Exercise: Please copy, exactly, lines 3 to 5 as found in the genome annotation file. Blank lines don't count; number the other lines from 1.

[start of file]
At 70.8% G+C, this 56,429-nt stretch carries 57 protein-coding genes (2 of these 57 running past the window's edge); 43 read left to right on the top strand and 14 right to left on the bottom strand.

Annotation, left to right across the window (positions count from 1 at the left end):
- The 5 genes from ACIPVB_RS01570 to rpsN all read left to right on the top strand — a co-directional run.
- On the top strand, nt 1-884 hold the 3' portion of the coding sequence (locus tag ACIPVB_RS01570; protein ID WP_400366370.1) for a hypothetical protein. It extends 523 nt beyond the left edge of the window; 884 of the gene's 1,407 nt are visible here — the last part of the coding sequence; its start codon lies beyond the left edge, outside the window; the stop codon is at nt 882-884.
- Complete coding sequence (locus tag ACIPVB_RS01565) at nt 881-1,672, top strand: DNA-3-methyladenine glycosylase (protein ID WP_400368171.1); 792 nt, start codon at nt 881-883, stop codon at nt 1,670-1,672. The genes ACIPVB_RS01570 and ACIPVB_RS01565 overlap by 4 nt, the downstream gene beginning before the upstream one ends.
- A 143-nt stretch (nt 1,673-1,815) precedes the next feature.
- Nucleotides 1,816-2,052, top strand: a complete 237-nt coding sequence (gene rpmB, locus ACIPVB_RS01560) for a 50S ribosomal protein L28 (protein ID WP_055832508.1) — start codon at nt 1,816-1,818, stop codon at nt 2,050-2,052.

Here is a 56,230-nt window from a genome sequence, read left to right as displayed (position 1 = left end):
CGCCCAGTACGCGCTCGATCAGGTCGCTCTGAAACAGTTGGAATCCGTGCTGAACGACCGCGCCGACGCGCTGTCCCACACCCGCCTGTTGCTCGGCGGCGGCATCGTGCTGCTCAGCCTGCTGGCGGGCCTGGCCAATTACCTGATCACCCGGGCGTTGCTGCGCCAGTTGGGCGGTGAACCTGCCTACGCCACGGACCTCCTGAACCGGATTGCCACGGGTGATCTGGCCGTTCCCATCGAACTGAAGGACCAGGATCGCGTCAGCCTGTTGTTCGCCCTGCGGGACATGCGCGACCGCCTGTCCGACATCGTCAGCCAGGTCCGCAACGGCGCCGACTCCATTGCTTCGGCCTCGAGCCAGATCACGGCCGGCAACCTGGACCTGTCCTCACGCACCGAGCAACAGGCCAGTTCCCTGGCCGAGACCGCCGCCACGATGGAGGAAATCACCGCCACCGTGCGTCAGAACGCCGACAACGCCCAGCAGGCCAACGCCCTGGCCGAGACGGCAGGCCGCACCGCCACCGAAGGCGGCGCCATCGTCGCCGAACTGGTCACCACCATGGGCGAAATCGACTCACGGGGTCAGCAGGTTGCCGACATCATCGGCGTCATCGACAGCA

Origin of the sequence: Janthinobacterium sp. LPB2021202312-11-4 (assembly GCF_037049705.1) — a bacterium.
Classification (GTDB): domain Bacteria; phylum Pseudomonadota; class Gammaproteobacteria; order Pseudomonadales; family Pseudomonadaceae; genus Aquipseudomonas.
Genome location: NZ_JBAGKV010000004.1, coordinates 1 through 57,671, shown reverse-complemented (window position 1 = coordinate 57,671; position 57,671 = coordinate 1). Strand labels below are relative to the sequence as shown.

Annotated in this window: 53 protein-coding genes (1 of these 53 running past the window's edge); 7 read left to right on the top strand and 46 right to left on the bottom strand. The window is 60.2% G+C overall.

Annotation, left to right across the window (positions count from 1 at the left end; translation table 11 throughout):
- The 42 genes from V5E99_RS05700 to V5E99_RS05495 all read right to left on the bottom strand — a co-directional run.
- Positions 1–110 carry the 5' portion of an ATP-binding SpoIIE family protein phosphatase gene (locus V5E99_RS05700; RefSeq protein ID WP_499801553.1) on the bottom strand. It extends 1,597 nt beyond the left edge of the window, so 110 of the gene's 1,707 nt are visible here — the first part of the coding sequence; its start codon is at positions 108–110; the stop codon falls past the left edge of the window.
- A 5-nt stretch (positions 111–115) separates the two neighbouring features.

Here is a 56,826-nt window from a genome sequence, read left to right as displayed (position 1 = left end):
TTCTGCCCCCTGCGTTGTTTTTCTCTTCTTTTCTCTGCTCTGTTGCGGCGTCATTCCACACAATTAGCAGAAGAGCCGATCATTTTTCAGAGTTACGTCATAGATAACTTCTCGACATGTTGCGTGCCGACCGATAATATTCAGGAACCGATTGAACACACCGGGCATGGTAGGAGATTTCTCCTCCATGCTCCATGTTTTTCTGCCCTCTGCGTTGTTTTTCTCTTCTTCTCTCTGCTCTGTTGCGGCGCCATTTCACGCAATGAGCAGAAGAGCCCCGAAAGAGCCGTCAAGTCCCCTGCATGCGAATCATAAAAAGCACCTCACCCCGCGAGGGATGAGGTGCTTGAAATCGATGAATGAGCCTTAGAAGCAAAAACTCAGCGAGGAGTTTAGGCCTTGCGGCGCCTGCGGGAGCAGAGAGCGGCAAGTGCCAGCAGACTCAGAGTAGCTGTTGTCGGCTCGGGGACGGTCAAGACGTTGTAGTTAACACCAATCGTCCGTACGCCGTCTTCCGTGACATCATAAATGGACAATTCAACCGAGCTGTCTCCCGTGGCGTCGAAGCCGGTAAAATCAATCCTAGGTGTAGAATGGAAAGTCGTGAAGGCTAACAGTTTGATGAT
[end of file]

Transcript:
- The 5 genes from ACIPVB_RS01570 to rpsN all read left to right on the top strand — a co-directional run.
- On the top strand, nt 1-884 hold the 3' portion of the coding sequence (locus tag ACIPVB_RS01570; protein ID WP_400366370.1) for a hypothetical protein. It extends 523 nt beyond the left edge of the window; 884 of the gene's 1,407 nt are visible here — the last part of the coding sequence; its start codon lies beyond the left edge, outside the window; the stop codon is at nt 882-884.
- Complete coding sequence (locus tag ACIPVB_RS01565) at nt 881-1,672, top strand: DNA-3-methyladenine glycosylase (protein ID WP_400368171.1); 792 nt, start codon at nt 881-883, stop codon at nt 1,670-1,672. The genes ACIPVB_RS01570 and ACIPVB_RS01565 overlap by 4 nt, the downstream gene beginning before the upstream one ends.